Brent Bozell
Late-night comedians historically have relished the opportunity to poke fun at politicians. Sometimes they savage them. In the Obama era, they haven't been so enthusiastic about any of it. A recent study of political jokes on three late-night shows (Letterman, Leno and Jimmy Fallon) by the Center for Media and Public Affairs found that Barack Obama's joke count is "substantially lower than any other president."

Some of the Obama jokes are actually bipartisan slams. Jimmy Fallon joked, "Lindsay Lohan and Paris Hilton are more mature than President Obama and John Boehner." This is the classic comedian's pose, and the safe one that all the politicians are ridiculous, squabbling poseurs. Still, it's every bit as much pandering to the public as the politicians are.

But some self-aggrandizing comedians are constantly stepping off the sidelines and attempting to participate in, not just ridicule but political campaigns, too. At least once a year, Comedy Central host Stephen Colbert professes to get serious about politics. He portrays himself as a pompous Bill O'Reilly clone. The pomposity is not just an act. He's engaged in a series of egotistical stunts to promote his own Nielsen ratings. Now he's thrown his hat into the Republican primary ring to be elected "President of South Carolina."

This is nothing new. In 1928, Will Rogers ran as the "bunkless candidate" of the Anti-Bunk Party. His only campaign promise was that, if elected, he would resign. When his name was seriously considered by voters, he wrote, "Now when that is done as a joke it is all right. But when it's done seriously, it's just pathetic."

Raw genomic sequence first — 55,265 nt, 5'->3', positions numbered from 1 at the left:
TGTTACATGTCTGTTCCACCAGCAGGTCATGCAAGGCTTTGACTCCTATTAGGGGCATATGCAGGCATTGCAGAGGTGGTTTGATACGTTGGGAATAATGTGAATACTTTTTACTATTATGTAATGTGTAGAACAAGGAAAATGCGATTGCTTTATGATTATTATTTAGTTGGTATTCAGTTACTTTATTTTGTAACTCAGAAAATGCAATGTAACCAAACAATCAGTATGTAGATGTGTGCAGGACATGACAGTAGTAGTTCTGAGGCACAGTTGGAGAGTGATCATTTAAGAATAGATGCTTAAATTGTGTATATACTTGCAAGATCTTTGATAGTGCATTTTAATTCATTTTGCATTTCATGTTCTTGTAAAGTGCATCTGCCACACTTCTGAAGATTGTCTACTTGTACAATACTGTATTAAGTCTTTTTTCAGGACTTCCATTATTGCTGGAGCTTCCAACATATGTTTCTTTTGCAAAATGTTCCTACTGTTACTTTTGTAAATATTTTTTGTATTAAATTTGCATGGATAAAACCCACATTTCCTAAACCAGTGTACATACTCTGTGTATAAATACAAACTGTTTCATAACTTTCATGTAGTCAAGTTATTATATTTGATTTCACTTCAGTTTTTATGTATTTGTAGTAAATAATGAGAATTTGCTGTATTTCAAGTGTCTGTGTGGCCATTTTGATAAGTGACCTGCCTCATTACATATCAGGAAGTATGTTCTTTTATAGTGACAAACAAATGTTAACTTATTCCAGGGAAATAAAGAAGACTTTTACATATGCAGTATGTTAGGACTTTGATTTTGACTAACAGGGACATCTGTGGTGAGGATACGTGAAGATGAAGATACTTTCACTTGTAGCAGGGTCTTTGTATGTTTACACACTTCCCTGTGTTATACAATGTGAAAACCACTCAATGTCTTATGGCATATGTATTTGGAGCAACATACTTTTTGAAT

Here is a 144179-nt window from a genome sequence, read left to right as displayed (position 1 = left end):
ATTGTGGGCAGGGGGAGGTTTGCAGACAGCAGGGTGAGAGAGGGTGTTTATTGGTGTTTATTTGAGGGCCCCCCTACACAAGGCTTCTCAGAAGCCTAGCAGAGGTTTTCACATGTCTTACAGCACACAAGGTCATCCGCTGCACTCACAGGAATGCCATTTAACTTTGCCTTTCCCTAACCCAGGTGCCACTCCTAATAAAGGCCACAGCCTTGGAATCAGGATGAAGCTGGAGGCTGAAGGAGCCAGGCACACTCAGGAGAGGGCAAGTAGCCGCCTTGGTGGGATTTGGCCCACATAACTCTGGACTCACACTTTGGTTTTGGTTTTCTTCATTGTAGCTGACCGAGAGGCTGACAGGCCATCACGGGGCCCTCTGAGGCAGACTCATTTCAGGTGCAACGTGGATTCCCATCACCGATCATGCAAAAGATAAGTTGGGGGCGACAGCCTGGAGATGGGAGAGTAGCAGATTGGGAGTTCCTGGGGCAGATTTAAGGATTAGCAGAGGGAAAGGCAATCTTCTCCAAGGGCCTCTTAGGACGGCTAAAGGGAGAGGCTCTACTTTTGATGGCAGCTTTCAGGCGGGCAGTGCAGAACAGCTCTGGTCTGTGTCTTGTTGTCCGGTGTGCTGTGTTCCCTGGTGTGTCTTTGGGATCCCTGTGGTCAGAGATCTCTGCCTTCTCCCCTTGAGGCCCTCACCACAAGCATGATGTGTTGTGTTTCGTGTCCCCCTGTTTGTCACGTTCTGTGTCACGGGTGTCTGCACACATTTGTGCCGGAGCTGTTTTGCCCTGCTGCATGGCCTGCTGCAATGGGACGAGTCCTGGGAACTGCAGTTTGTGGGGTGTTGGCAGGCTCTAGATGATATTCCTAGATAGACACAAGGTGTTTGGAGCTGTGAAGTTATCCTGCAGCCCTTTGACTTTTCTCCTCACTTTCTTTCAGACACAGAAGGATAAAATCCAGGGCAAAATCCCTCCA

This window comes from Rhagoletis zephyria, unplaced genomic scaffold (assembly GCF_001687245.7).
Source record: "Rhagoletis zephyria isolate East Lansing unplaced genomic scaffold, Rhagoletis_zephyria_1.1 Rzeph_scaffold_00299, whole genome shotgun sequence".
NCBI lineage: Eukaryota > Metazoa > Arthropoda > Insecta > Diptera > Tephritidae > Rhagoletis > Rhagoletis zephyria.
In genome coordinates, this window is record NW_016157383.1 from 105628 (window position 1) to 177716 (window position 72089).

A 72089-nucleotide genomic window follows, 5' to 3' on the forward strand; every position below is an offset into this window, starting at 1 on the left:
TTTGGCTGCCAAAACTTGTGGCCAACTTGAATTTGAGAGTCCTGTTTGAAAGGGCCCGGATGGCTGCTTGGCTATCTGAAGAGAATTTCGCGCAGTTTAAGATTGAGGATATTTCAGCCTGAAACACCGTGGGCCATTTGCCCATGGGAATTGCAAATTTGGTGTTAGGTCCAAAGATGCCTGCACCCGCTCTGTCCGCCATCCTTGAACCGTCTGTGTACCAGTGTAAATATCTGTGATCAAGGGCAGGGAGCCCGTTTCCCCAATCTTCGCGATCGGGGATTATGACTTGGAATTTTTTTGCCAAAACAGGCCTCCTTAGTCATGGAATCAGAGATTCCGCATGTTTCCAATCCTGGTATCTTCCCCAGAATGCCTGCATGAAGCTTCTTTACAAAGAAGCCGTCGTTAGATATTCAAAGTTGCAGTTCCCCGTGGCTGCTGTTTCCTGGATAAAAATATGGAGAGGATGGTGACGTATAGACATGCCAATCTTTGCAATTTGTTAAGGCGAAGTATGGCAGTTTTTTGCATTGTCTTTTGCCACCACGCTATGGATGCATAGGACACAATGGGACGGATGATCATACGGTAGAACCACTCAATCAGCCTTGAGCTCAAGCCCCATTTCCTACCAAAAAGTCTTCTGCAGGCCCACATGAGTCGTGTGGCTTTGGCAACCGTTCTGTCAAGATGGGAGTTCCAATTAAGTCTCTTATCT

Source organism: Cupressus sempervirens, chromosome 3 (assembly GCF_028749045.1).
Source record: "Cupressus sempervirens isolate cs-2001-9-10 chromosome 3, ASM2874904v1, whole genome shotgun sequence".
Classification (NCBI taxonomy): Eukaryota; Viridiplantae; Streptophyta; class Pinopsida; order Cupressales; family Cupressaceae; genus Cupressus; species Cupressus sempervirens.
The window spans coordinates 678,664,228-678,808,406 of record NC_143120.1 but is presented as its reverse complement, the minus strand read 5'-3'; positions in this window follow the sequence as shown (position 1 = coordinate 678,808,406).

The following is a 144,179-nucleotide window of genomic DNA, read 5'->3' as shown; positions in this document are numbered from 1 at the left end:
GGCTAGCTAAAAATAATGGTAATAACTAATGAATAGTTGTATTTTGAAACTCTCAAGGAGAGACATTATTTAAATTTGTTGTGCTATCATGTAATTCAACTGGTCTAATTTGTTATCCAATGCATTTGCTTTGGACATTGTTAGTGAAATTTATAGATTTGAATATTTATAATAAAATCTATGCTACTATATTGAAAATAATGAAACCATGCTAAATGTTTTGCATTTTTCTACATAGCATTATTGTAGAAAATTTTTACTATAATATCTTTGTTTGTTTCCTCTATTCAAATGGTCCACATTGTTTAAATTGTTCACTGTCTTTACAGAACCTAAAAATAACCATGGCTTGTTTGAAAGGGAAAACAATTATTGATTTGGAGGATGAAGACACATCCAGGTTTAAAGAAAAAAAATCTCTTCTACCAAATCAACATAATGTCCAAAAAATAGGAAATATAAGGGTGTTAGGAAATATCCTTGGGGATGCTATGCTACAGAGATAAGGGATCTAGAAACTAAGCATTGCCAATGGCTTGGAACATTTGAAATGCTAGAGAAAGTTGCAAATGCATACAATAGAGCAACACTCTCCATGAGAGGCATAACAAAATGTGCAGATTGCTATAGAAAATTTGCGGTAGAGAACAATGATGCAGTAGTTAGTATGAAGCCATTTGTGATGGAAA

Stephen Colbert is just pathetic.

Of course, Colbert isn't seriously running for president, any more than he was seriously testifying on migrant workers in that fiasco in front of the House Judiciary Committee in 2010. What, then, gives him the right to pontificate as if he were demanding that level of respect?

What makes these celebrities such bores is their pomposity. Witness Colbert and his comedic partner Jon Stewart holding a "Rally for Sanity" on the Saturday before the 2010 election, asking politicians and pundits to "take it down a notch for America." A series of protest signs were proposed such as "I disagree with you, but I'm pretty sure you're not Hitler."

In 2012, Colbert-for-President began with a satirical ad suggesting that if corporations were people then "Mitt Romney is a serial killer." The ad asked voters to "stop Mitt the Ripper before he kills again."

Naturally, Colbert would say he's just satirizing what super PACs do. But that's not true. He's aiming to do to Romney what Tina Fey did to Sarah Palin -- presenting the candidate as a politically toxic cartoon.

Brent Bozell

Founder and President of the Media Research Center, Brent Bozell runs the largest media watchdog organization in America.
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